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How To Store Snowboards & Snowboard Boots

how to store snowboards

Give your snowboard gear a longer lifespan and help it retain its performance with proper travel protection and off-season storage.

This guide will share expert tips on how to properly care for your gear. Keep in mind that the same tips generally apply when preparing ski gear for storage and travel.

During Off Season

Preparing your winter gear for storage takes about 15–30 minutes and requires only a few tuning tools. Before diving into the details, we’ll answer a couple of common questions about gear storage:

Why do we leave wax on a snowboard in the off-season? Two reasons:

  • Wax keeps the board hydrated and keeps it from drying out.
  • Wax protects the pores in the base of the snowboard and helps it retain its ability to absorb wax.

Is it OK to store a snowboard upright?

  • Yes, as long as you protect the tail and don’t let anything lean on your board.
  • It’s also possible to store your board horizontally as long as there is no weight placed on it as that can deform the shape of your snowboard.

Should I take off my snowboard bindings for storage?

  • Yes, unmounting the bindings makes it much easier to clean and tune your board and releases pressure on the inserts, which can otherwise lead to damage over the off season.

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How To Prepare a Snowboard for Storage

Prepping your snowboard for the off season only takes a bit of time but is the best thing you can do to make sure your gear is ready for the next season.

how to store snowboard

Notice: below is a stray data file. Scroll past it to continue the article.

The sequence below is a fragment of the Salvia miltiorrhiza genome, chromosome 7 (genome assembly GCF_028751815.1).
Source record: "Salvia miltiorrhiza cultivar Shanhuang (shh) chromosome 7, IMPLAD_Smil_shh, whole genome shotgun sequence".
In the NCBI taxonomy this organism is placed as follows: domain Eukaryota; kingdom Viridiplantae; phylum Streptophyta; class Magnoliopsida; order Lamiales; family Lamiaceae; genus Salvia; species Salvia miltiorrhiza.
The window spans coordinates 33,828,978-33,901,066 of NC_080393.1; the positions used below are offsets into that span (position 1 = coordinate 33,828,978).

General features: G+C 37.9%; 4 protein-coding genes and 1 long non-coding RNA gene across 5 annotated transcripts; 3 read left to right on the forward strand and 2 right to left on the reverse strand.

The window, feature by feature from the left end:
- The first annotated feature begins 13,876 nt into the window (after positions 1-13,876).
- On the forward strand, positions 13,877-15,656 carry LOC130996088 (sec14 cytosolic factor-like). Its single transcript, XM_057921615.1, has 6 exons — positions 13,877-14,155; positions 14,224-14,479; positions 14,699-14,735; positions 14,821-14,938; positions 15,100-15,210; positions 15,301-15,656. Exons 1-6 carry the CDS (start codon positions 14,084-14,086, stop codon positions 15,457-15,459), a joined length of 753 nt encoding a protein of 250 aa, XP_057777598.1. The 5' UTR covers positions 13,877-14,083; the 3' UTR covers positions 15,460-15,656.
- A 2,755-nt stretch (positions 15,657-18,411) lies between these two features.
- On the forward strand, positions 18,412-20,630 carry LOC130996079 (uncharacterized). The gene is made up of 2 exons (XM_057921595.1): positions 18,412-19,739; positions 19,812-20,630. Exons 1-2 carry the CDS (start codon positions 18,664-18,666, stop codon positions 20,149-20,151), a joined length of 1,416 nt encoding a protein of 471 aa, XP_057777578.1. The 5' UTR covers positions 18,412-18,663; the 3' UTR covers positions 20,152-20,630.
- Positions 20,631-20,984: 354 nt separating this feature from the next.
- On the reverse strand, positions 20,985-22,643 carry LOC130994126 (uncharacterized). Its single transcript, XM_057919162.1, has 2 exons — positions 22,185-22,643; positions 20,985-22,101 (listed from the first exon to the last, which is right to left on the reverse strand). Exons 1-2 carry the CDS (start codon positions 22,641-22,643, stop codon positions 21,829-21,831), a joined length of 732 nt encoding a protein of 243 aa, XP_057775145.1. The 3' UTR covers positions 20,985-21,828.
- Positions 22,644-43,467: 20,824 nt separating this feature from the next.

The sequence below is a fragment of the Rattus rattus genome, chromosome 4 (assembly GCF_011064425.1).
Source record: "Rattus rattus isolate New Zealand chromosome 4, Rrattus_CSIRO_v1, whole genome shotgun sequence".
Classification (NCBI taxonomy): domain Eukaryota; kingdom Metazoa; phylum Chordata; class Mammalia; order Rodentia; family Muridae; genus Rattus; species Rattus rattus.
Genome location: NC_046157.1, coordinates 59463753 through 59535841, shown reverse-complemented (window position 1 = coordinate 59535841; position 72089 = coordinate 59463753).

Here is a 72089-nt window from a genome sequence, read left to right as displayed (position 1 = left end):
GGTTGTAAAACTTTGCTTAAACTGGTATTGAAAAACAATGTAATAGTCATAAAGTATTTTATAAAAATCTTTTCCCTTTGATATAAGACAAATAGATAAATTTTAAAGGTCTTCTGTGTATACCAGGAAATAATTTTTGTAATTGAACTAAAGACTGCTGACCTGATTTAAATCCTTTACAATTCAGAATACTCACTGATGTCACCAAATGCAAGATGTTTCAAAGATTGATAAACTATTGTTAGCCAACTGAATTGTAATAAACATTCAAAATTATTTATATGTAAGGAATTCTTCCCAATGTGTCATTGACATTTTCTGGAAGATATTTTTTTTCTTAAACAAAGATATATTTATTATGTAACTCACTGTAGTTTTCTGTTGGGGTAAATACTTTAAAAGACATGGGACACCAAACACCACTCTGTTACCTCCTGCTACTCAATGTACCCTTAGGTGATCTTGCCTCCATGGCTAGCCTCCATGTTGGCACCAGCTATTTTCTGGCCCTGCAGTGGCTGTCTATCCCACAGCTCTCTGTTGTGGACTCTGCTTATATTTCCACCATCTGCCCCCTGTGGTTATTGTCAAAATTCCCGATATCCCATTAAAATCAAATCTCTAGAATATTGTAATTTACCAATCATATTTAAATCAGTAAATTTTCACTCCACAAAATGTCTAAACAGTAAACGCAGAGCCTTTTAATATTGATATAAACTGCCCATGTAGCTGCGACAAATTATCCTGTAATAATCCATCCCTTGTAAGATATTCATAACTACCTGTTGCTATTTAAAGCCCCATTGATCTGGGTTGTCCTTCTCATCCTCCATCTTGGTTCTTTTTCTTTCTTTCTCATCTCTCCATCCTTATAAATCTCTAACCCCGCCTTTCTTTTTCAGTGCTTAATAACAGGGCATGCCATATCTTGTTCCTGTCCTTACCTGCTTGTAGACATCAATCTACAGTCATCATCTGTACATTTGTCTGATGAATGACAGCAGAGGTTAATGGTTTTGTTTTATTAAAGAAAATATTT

To properly prepare a snowboard for storage, you’ll need to make use of the tools found in a snowboard tuning kit, which include some or all of the following:

  • Snowboard scraper
  • All-temp wax
  • Waxing iron
  • Beveled edge file
  • Diamond stone
  • Gummy stone
  • Wire brush for texturing
  • Screwdriver to unmount bindings

The process for preparing a snowboard for storage is as follows:

1. Unmount your bindings.

  1. Before unmounting your bindings, marking the placement of your bindings on the topsheet using a marker can serve as a reminder of your preferred stance.
  2. Use this time to check for any damage to your bindings or inserts.
  3. Place your mounting disks and hardware in a sealable plastic bag and store them with your bindings so they don’t get lost. You can tape the bag directly to the board itself after it’s prepped to ensure you don’t misplace the hardware.
  4. Ratchet down your straps to help them maintain their shape and avoid creating any weak spots at the hinge points.

2. Clean the base and topsheet, and tune your edges.

  1. Use a mild soapy mixture and a j-cloth to wipe down your topsheet.
  2. Use a toothbrush to get any dirt out of your inserts or channels.
  3. Scrape any excess wax off the base of your snowboard using a snowboard scraper tool.
  4. Brush your board from tip to tail using a soft-wire brush or a scotch pad to clean out any dirt and give texture to your base.